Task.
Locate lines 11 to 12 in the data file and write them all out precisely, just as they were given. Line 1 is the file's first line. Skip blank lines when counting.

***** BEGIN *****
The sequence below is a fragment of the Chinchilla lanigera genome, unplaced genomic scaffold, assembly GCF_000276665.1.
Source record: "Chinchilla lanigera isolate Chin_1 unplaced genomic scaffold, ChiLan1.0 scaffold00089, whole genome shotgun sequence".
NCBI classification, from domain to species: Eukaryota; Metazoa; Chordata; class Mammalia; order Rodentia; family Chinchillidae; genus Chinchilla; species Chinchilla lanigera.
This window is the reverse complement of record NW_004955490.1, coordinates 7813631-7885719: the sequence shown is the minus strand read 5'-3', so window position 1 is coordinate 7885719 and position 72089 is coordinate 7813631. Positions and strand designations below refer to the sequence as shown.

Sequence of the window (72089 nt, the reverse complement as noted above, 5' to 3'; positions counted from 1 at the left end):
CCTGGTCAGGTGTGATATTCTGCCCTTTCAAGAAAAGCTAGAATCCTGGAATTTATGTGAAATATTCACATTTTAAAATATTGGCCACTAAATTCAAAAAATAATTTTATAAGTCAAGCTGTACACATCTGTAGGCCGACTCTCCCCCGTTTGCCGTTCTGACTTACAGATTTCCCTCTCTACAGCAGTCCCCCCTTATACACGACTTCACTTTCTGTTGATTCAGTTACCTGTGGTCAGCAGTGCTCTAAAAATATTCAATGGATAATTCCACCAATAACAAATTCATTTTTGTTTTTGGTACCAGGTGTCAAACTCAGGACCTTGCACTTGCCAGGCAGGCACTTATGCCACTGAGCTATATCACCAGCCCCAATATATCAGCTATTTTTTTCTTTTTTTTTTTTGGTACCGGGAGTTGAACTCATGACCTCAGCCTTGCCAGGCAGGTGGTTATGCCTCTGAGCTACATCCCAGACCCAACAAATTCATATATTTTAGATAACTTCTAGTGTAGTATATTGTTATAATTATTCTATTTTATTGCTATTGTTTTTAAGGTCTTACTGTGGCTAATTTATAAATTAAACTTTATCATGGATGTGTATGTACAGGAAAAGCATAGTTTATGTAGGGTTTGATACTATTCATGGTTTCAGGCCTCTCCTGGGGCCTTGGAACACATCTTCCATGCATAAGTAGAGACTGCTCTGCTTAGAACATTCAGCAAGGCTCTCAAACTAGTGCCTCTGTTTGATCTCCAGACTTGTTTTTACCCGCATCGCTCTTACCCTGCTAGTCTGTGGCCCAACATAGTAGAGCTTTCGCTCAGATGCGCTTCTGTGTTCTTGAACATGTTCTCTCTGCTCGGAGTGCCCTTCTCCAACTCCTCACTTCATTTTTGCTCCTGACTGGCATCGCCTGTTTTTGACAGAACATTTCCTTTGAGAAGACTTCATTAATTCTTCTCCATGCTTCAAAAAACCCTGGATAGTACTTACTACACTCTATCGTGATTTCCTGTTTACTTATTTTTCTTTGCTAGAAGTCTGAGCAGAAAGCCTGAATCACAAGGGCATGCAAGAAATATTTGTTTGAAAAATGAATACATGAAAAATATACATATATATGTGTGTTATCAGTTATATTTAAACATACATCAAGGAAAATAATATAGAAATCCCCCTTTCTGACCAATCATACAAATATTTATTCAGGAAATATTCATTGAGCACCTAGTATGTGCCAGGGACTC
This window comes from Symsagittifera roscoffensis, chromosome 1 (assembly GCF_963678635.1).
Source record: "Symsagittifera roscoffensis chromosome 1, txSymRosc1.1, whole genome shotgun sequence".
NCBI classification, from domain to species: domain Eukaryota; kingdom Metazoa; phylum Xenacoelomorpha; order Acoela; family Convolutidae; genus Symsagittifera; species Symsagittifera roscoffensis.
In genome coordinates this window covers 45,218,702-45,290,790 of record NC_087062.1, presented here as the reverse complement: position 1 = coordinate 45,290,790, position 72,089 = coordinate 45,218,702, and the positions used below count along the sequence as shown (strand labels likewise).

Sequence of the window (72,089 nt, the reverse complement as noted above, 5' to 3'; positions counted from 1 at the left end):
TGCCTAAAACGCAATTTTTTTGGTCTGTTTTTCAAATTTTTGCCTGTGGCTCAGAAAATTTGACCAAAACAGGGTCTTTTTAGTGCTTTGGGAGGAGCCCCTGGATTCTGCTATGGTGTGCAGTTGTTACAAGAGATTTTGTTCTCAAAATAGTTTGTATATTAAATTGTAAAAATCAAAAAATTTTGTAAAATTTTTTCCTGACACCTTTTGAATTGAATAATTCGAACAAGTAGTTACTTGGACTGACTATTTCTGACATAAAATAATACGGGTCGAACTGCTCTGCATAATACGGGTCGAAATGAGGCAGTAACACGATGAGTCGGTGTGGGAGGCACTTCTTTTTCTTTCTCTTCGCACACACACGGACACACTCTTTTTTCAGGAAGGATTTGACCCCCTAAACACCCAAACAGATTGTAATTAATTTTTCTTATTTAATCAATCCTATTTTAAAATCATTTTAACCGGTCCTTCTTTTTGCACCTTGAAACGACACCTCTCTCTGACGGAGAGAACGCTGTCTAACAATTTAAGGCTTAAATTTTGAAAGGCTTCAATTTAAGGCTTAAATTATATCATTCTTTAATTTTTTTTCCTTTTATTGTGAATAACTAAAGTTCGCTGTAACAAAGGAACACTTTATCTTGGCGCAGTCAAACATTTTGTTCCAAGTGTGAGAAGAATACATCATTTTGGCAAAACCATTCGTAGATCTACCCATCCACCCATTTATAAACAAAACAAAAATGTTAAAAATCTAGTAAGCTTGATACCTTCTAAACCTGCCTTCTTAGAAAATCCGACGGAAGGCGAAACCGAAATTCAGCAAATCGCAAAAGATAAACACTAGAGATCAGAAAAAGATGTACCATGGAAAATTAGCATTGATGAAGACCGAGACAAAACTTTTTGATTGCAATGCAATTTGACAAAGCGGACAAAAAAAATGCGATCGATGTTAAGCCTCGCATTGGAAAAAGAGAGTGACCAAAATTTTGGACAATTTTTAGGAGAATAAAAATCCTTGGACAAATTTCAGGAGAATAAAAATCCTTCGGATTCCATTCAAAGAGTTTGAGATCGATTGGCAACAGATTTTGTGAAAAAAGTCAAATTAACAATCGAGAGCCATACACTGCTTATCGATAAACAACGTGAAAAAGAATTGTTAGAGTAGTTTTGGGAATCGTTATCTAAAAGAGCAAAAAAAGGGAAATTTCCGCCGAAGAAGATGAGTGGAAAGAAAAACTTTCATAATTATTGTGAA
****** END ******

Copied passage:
Sequence of the window (72,089 nt, the reverse complement as noted above, 5' to 3'; positions counted from 1 at the left end):
TGCCTAAAACGCAATTTTTTTGGTCTGTTTTTCAAATTTTTGCCTGTGGCTCAGAAAATTTGACCAAAACAGGGTCTTTTTAGTGCTTTGGGAGGAGCCCCTGGATTCTGCTATGGTGTGCAGTTGTTACAAGAGATTTTGTTCTCAAAATAGTTTGTATATTAAATTGTAAAAATCAAAAAATTTTGTAAAATTTTTTCCTGACACCTTTTGAATTGAATAATTCGAACAAGTAGTTACTTGGACTGACTATTTCTGACATAAAATAATACGGGTCGAACTGCTCTGCATAATACGGGTCGAAATGAGGCAGTAACACGATGAGTCGGTGTGGGAGGCACTTCTTTTTCTTTCTCTTCGCACACACACGGACACACTCTTTTTTCAGGAAGGATTTGACCCCCTAAACACCCAAACAGATTGTAATTAATTTTTCTTATTTAATCAATCCTATTTTAAAATCATTTTAACCGGTCCTTCTTTTTGCACCTTGAAACGACACCTCTCTCTGACGGAGAGAACGCTGTCTAACAATTTAAGGCTTAAATTTTGAAAGGCTTCAATTTAAGGCTTAAATTATATCATTCTTTAATTTTTTTTCCTTTTATTGTGAATAACTAAAGTTCGCTGTAACAAAGGAACACTTTATCTTGGCGCAGTCAAACATTTTGTTCCAAGTGTGAGAAGAATACATCATTTTGGCAAAACCATTCGTAGATCTACCCATCCACCCATTTATAAACAAAACAAAAATGTTAAAAATCTAGTAAGCTTGATACCTTCTAAACCTGCCTTCTTAGAAAATCCGACGGAAGGCGAAACCGAAATTCAGCAAATCGCAAAAGATAAACACTAGAGATCAGAAAAAGATGTACCATGGAAAATTAGCATTGATGAAGACCGAGACAAAACTTTTTGATTGCAATGCAATTTGACAAAGCGGACAAAAAAAATGCGATCGATGTTAAGCCTCGCATTGGAAAAAGAGAGTGACCAAAATTTTGGACAATTTTTAGGAGAATAAAAATCCTTGGACAAATTTCAGGAGAATAAAAATCCTTCGGATTCCATTCAAAGAGTTTGAGATCGATTGGCAACAGATTTTGTGAAAAAAGTCAAATTAACAATCGAGAGCCATACACTGCTTATCGATAAACAACGTGAAAAAGAATTGTTAGAGTAGTTTTGGGAATCGTTATCTAAAAGAGCAAAAAAAGGGAAATTTCCGCCGAAGAAGATGAGTGGAAAGAAAAACTTTCATAATTATTGTGAA